Friday, May 25, 2007

Team Tactics II

In looking over our card from the other night I need a calculator to add up all the imps we scored from bidding our games while our opponents failed to bid theirs. At first glance it is about 50 imps. This is during a session of 4 six board matches.

Here is a good rule of thumb for bidding games at imp scoring. When you are vulnerable, bid a game if you have a 37.5% chance to make it. If you are not vul. you need about a 45% chance. (Compare matchpoints where you want a full 50% chance.)

Be aggressive with touching honors, good spots, long suits and aces. If it's close, bid the game. The defenders do not always defend perfectly and you can often win a trick on the opening lead or in the play.

Always try to get in the auction. That's why we have overcalls and balancing bids. Don't compete too aggressively when you're vulnerable, but don't let them steal from you, either. It sometimes feels like a fine line between possible actions. It may be dangerous to bid on but it may be more dangerous to pass and let them steal the hand. This bidding judgment is refined over the years through bitter experience for most of us. :-(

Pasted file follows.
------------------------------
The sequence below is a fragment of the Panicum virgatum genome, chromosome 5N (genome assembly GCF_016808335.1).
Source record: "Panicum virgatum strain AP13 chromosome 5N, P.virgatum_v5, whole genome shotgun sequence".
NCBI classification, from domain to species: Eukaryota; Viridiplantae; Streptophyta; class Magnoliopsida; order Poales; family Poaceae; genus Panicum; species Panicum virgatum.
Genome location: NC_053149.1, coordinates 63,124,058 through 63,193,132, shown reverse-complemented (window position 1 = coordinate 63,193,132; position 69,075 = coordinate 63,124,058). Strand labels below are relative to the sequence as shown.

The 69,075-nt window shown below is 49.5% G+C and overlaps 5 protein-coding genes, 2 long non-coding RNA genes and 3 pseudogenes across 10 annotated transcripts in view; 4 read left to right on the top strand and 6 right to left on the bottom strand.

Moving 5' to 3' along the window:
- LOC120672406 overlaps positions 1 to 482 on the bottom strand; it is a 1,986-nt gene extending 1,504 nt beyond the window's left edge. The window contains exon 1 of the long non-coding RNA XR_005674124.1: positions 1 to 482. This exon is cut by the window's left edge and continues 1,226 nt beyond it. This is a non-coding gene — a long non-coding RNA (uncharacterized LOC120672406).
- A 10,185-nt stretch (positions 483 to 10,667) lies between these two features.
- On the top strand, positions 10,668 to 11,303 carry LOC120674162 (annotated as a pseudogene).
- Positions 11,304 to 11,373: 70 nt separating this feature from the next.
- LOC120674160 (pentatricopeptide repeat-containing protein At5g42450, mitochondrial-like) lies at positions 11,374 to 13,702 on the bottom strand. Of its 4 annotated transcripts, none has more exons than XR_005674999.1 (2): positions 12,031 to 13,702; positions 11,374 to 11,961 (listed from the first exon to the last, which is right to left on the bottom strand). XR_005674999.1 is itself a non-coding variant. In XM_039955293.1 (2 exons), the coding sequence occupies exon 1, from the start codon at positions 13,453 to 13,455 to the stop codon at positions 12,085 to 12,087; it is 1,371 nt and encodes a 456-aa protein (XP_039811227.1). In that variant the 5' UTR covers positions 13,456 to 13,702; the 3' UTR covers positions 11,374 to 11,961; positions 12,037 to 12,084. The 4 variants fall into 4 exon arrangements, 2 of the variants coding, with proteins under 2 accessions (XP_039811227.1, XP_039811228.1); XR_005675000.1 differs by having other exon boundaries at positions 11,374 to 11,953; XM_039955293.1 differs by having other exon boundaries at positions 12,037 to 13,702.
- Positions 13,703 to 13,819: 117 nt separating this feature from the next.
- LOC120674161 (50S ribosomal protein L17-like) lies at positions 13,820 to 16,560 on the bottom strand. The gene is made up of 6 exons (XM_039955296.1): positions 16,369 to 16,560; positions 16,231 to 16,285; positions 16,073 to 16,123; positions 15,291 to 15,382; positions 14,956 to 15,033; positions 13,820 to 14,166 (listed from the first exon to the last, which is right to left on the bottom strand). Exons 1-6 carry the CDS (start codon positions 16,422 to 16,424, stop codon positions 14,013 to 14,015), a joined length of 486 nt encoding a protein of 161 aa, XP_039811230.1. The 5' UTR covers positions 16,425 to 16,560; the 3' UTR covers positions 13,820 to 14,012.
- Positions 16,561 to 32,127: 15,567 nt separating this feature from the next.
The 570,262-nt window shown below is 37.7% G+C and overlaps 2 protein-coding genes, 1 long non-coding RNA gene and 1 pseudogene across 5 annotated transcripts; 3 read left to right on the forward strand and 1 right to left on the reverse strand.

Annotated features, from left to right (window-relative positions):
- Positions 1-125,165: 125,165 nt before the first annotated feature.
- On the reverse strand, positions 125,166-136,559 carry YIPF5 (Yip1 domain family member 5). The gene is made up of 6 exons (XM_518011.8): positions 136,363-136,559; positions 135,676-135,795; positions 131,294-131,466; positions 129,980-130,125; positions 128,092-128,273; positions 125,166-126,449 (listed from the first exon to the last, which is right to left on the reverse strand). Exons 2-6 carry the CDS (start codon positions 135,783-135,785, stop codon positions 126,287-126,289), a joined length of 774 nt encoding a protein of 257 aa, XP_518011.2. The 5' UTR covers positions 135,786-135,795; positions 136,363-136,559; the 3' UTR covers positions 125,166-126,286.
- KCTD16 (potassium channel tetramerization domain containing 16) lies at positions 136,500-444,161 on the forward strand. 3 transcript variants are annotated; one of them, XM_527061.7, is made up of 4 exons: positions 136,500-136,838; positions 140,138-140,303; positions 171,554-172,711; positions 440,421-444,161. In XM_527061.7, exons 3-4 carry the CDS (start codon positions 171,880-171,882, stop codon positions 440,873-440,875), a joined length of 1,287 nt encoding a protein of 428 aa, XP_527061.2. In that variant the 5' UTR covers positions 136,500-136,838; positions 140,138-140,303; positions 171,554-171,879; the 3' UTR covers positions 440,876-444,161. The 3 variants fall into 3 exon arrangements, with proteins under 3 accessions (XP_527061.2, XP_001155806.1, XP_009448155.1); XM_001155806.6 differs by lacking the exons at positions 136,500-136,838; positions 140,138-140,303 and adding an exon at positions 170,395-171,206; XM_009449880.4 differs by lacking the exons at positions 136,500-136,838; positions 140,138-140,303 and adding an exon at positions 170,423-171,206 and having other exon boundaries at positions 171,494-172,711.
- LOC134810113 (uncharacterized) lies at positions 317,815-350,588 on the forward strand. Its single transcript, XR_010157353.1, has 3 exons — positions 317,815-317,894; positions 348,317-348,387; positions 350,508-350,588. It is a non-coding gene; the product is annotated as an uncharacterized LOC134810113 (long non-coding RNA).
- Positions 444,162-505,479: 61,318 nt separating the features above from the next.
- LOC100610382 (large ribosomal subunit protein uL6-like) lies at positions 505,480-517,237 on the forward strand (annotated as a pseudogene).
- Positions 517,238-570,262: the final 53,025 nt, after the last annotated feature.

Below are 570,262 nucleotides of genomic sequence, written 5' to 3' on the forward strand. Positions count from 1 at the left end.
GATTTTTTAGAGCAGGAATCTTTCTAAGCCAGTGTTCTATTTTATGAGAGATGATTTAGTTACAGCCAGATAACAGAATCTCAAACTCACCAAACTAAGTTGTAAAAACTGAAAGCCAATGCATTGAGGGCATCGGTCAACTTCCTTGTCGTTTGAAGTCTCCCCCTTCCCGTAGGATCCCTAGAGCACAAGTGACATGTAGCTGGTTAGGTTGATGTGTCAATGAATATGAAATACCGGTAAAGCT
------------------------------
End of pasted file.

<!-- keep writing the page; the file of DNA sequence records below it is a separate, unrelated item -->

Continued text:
I like to say "if you bid 'em up, you need to play 'em up"! Work on your declarer play. Write down the hands and study them later. How could that hand have been made? I used to carry hands around on index cards trying to figure out the best line of play. Ask a better player--they are usually happy to give their opinion!

One more hand from Wed. night. LHO opened 1H and Frank overcalled 1 S with:


I raised to 2S with:


We were plus 110 and our teammates were plus 110 in 2 hearts. Win 6 imps. There was apparently no overcall at the other table. Get in the bidding!

See you at the table!

Wednesday, May 23, 2007

Team Tactics

Team tactics was the theme tonight--no surprise! Frank and I have taught several lessons on team tactics--mostly to advanced players. Others--this is for you!